Page last updated at 02:05 GMT, Sunday, 15 March 2009

Designer armour arrives in India

By Sanjoy Majumder
BBC News, Delhi


The bullet-proof suit is coming to Asia.

India is about to get a glimpse of what some call the "Armani of armour".

A special range of light-weight bullet-proof clothing that can not only protect you from a would-be assassin but also make you look good.

It is the creation of Miguel Caballero, a Colombian designer, who first developed his bespoke range of clothing 16 years ago back home.

Not surprisingly, they were a big draw across Latin America among heads of state and businessmen facing the wrath of drug cartels.

'Being discreet'

"Some of our clients include President Hugo Chavez of Venezuela, Alvaro Uribe of Colombia and the Hollywood actor Steven Seagal," says Mr Caballero who is in Delhi to launch his collection here.

Congress party billboard
It is thought that politicians may need better protection ahead of elections

There are even reports suggesting that Barack Obama wore one of his specially designed suits at his inauguration, something that Mr Caballero is understandably tight-lipped about.

"It's all about being discreet," he says.

That's probably why the Indian range is marketed under the name, Discreet Inners.

His latest catalogue, on the other hand, could easily stand alongside leading international brands.

The glossy production showcases his Black Collection - leather jackets, slim-line Italian business suits and polo shirts.

But the Colombian couturier is presenting Indians with an entirely local look, special lightweight kurta-pyjamas - typical Indian cotton pants and tops worn by men and the high-collar Nehru jacket, favoured by politicians across the country.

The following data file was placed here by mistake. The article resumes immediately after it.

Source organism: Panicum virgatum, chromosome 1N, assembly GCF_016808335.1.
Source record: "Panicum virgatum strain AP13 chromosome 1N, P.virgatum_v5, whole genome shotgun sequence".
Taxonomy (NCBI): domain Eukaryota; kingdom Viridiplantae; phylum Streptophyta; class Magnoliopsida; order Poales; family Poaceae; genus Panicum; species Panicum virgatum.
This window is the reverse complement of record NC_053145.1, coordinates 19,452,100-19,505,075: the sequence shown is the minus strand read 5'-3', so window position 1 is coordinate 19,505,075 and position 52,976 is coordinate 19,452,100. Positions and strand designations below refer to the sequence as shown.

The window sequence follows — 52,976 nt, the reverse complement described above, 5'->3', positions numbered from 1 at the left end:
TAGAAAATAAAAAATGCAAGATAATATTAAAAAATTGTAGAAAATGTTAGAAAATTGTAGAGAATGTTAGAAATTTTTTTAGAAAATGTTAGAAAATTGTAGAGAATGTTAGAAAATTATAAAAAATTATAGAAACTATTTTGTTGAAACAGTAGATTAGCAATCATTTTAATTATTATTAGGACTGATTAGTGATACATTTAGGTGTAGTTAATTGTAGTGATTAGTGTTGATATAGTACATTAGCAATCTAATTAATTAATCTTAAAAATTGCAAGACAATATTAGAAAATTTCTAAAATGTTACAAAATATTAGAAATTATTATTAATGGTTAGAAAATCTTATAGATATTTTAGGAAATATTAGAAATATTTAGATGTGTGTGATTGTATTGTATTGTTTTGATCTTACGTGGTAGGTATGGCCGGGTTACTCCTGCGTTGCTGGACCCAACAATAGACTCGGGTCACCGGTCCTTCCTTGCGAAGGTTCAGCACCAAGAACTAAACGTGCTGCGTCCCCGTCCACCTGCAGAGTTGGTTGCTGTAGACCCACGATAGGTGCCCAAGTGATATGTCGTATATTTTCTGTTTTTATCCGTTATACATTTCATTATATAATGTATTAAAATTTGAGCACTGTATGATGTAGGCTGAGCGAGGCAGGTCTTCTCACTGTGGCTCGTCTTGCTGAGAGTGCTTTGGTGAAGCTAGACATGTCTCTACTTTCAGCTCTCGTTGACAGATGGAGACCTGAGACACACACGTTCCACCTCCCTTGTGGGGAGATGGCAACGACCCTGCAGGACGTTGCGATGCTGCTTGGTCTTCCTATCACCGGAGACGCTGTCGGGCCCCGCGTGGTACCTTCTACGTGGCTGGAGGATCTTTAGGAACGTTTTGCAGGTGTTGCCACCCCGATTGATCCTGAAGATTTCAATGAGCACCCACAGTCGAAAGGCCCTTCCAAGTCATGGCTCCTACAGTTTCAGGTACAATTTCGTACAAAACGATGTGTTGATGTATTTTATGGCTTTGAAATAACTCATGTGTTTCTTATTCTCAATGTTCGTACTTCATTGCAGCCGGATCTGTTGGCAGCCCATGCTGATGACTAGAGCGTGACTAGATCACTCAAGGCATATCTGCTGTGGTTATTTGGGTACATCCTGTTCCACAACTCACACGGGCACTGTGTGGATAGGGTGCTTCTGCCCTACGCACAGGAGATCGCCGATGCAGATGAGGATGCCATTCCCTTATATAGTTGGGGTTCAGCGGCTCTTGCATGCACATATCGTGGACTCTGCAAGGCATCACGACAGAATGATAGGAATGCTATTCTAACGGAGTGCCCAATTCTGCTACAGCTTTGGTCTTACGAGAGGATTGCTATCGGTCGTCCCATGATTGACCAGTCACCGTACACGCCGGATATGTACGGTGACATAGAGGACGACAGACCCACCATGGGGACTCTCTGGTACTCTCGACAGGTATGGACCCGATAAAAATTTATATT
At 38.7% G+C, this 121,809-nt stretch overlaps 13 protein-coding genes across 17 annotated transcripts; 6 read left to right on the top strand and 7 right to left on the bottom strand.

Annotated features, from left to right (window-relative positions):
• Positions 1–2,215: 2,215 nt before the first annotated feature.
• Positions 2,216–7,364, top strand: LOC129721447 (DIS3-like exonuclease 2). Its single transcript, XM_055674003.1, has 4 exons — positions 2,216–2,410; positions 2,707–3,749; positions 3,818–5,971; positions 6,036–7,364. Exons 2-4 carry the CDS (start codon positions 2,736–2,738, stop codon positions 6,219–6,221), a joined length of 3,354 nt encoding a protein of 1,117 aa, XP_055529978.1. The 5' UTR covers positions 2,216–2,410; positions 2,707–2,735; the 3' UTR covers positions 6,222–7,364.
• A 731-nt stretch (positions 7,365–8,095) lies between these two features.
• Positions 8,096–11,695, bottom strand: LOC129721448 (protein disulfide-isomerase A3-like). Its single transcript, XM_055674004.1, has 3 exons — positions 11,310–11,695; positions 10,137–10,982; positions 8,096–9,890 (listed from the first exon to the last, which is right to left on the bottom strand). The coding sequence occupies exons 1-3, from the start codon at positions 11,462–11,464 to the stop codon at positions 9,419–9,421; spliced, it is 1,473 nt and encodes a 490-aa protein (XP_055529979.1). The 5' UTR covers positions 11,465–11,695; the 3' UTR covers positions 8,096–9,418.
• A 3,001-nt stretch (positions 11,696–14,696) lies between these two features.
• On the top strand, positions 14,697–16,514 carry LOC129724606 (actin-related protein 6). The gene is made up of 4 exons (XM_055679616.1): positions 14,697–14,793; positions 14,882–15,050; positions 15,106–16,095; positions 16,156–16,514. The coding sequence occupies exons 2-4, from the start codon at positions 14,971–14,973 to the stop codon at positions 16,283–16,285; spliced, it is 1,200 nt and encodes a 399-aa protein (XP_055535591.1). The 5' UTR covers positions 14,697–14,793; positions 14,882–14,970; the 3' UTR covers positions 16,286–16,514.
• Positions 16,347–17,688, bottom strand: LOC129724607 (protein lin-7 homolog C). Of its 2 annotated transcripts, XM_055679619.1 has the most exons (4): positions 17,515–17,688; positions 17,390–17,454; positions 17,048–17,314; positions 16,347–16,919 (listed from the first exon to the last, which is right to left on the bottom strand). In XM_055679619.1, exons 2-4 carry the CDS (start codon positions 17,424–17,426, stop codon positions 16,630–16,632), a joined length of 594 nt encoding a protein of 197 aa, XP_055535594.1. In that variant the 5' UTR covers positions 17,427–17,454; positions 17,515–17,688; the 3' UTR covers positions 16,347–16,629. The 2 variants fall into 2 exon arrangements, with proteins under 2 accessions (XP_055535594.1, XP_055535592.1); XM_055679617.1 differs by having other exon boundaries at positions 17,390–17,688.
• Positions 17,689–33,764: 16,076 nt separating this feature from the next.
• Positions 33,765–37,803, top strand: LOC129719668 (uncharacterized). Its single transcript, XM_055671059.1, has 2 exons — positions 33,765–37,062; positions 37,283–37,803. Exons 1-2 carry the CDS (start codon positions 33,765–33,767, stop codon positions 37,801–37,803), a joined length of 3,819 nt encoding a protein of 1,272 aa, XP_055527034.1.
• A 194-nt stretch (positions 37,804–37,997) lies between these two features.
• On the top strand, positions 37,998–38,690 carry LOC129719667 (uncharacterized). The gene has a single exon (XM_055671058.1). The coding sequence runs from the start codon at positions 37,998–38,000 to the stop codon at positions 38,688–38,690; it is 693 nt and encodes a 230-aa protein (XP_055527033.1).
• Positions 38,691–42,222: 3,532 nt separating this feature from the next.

And they're a far cry from the traditional, bulky body armour favoured by police and military forces the world over, as well as politicians and journalists operating in dangerous areas.

Secret buyers

The traditional suits have Kevlar plates built-in which can weigh up to 7kg, so they are quite heavy and uncomfortable.

Mr Caballero's range of clothes
The clothes are trendy and a trifle bulky

Not to mention completely unstylish.

Although Mr Caballero will not disclose what his body armour is made of, he says they have been tested against a range of ballistic weapons, from revolvers to Uzi submachine guns.

With just weeks to go for the Indian general election, he thinks he has timed his visit perfectly.

A number of Indian politicians have signed up, he tells me smiling, but of course he can't tell me who they are.

Of course.

It is all very discreet - so you cannot really order online or pick it off the rack from a high-street retail store. Potential buyers are contacted directly and their identity kept secret.

At prices ranging between $4,000 to $8,000, these clothes are not exactly cheap.

"But what is the cost of your life?" Mr Caballero asks throwing up his hands.


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